A lot of skilled immigrants, typically, on H1-B visas, mostly from countries like India and China, are returning home than face an uncertain future in the U.S.
The financial meltdown, the misuse of the H-1B visas (including a slew of frauds), growing allegations of the displacement of the local worker, and a mild xenophobic sentiment among jobless Americans, have together, created a situation in which the government isn’t too eager to retain them.
It’s tightening the screws on companies that have hired overseas workers on with lower salaries than their American counterparts, trained, and hired them locally, over a U.S. worker to manage their U.S. operations.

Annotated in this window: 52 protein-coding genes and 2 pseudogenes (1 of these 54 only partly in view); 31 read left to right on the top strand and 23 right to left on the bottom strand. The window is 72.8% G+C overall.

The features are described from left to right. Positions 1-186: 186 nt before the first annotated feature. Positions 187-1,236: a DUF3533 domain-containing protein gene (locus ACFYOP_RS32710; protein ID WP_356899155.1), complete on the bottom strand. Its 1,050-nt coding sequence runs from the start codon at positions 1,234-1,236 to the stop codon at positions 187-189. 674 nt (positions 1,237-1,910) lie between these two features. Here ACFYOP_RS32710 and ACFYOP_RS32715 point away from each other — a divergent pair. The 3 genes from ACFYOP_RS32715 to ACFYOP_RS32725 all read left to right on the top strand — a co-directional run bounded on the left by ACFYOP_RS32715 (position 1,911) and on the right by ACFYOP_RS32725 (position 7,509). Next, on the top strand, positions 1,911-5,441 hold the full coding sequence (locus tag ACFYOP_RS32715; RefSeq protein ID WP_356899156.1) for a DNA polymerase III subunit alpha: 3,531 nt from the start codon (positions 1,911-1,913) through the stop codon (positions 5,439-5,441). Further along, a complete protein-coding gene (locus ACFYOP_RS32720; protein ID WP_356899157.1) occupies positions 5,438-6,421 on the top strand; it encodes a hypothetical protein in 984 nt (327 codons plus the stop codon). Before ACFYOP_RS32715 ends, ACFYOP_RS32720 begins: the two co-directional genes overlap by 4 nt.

As early as April 2009, legislation could make it mandatory for all employers to show that they’ve actively tried to fill a position with an American, before having resorted to recruiting a foreign worker. Currently, only those companies with a large percentage of H-1B visa holders in their U.S. workforce have to meet this requirement.
In the long run, this will make it difficult for U.S. companies to import foreign labor. But given today’s grim economic prospects, do the job-seekers want to migrate?